Did you know that over 40% of Americans receive inheritance money in their lifetime? And, get this, the median inheritance amount is $69,000 (and the average ticks way higher at $707,000)! That’s no small chunk of change!
If you’re reading this article, I suspect that you have either just received an inheritance or you might be coming into some inheritance money very soon. Frankly, even though all the extra money is awesome, with the death of someone close to you, it’s just not an easy situation.
- You don’t want to blow the money (1 in 3 Americans do by the way…), but
- You don’t just want to set it aside in a savings account earning nothing either.
So what’s the best course of action? What should you actually do with inheritance money??
After experiencing a bit of this ourselves and after doing a fair amount of research, here’s the advice I’d give.
1) Do Nothing For a While
Losing a family member sucks, especially if it’s your mom or dad.
- They birthed you,
- they took care of you,
- you were blessed with their wisdom for years.
And then, just like that, they’re gone.
It’s surreal and it hurts. It’s something you never wanted to experience. And at this moment, you honestly probably don’t even want the money. You just want your parents back.
But this is life…
It’s painful and it sucks. Plain and simple. And that’s exactly why you should do absolutely nothing with the money right away. You’re too emotional and you’ll likely make bad decisions if you charge forward with decisions immediately.
If I were you, I’d park the money into a simple high-yield savings account for 6 months while you grieve. Sure, you’re not earning much interest, but who cares? Just a little while ago you had no inheritance money and were earning nothing either. So relax. It’s fine. You don’t need to deal with it now…nor should you.
Take a step back, stash the cash away, and revisit it in 6 months or so.
2) Understand the Tax Implications
Let’s say the deceased had a net worth of $500,000 and they’re willing everything to you. Don’t start planning to spend all that money just yet…because you may not get it all. There may be tax implications.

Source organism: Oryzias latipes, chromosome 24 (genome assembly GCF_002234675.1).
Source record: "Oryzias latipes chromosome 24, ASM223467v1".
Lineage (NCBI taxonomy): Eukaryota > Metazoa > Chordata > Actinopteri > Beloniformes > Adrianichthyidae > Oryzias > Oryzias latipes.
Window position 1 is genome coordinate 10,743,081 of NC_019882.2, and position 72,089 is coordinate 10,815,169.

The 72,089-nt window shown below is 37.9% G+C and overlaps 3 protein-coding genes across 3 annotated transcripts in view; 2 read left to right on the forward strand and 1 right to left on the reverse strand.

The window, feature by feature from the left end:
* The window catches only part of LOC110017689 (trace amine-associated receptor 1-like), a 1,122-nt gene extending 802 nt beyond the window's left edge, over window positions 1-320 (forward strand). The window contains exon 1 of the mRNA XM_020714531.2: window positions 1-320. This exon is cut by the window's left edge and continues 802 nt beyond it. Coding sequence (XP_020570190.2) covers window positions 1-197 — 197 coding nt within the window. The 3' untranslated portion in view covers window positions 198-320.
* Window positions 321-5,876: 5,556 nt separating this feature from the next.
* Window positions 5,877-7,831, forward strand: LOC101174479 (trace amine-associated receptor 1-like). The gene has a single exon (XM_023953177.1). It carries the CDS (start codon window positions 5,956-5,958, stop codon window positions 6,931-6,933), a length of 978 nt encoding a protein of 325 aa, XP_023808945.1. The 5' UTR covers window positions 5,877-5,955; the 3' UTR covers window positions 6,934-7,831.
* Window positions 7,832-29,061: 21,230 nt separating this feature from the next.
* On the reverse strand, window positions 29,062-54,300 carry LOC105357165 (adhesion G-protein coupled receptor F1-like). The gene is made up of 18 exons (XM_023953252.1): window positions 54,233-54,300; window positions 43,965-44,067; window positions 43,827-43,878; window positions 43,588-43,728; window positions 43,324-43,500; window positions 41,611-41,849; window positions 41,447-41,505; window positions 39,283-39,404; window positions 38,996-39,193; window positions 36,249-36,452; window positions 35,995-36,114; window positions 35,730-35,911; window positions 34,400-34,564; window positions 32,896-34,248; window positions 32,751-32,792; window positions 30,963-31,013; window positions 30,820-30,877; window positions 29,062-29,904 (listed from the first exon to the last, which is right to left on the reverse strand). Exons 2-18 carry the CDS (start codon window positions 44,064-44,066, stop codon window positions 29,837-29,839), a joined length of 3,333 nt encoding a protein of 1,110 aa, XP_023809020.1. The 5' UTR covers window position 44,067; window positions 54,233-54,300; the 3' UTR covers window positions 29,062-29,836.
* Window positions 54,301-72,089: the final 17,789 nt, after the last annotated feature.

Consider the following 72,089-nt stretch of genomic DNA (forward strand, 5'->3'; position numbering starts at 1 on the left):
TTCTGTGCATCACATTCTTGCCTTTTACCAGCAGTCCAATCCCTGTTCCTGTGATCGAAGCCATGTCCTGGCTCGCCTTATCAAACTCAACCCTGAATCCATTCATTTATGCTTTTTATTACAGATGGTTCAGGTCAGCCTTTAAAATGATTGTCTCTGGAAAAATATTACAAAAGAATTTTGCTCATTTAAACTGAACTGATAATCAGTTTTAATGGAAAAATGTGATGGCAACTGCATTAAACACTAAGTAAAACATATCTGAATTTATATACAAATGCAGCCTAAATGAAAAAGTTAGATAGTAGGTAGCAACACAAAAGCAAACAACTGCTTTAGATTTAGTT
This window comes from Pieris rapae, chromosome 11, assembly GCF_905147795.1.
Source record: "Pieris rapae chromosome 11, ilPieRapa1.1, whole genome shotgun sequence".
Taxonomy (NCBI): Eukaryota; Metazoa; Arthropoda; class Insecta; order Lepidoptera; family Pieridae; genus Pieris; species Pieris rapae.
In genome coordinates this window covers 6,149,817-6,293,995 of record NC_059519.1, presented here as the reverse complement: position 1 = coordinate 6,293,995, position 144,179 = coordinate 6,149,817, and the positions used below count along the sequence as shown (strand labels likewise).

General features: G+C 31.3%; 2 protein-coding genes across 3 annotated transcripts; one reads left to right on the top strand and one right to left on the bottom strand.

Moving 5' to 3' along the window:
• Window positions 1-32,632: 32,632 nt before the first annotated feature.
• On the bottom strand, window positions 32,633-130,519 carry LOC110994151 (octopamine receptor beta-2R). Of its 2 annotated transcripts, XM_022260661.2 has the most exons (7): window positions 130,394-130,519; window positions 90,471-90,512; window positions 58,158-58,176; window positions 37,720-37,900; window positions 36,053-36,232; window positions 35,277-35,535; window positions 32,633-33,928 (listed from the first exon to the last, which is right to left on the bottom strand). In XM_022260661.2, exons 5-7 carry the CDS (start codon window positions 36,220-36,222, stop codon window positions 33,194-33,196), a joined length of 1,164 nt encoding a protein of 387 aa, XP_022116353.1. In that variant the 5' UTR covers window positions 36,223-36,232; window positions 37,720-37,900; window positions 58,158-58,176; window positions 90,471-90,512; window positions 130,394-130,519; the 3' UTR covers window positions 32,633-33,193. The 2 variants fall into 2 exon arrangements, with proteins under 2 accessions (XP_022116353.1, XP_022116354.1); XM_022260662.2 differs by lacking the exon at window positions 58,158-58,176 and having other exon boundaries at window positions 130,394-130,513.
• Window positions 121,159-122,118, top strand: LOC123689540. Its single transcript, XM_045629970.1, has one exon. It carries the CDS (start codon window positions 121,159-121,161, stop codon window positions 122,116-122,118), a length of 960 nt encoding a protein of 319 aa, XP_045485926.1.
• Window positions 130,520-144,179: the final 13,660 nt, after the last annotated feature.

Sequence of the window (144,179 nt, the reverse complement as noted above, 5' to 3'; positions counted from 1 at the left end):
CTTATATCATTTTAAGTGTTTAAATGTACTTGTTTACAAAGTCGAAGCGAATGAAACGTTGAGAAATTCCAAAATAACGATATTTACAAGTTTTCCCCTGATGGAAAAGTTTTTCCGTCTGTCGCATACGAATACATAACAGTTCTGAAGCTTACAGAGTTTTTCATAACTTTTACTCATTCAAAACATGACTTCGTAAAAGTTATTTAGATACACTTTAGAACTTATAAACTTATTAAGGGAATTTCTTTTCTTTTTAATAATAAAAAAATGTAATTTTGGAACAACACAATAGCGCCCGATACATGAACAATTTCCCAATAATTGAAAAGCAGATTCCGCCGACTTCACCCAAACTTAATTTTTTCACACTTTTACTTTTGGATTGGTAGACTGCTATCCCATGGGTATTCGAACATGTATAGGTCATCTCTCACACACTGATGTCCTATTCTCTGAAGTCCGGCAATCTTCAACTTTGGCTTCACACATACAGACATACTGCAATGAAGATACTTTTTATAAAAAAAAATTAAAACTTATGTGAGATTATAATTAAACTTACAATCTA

Estate Tax and Inheritance Tax
First things first, there’s tax jargon that you should understand.
There are two types of taxes that pop up when someone passes away and leaves money to a loved one:
- estate taxes, and
- inheritance taxes
They’re often used interchangeably, but they’re actually a bit different.
The main difference between the two is who is on the hook for the taxes
- Estate taxes are paid for by the estate (ie. by the property of the deceased before it’s actually handed over to the heirs)
- Inheritance taxes are paid for by the beneficiary (ie. by you after you’ve received money from an inheritance)
Federal Tax and State Tax
Along with the complexities of the estate tax vs. the inheritance tax, there are actually two more areas to understand (taxes….they suck, right??!!).
- There’s the federal tax, and
- the state tax
The Federal tax is fairly simple.
- There’s only estate tax, no inheritance tax.
- If the net worth of the deceased is under $11,580,000 (as of 2020), there’s no estate tax.
- If the net worth of the deceased is over $11,580,000, the estate is taxed at 40% for anything over that value.
So for most estates, there is no federal tax since most people won’t have an $11 million net worth when they pass.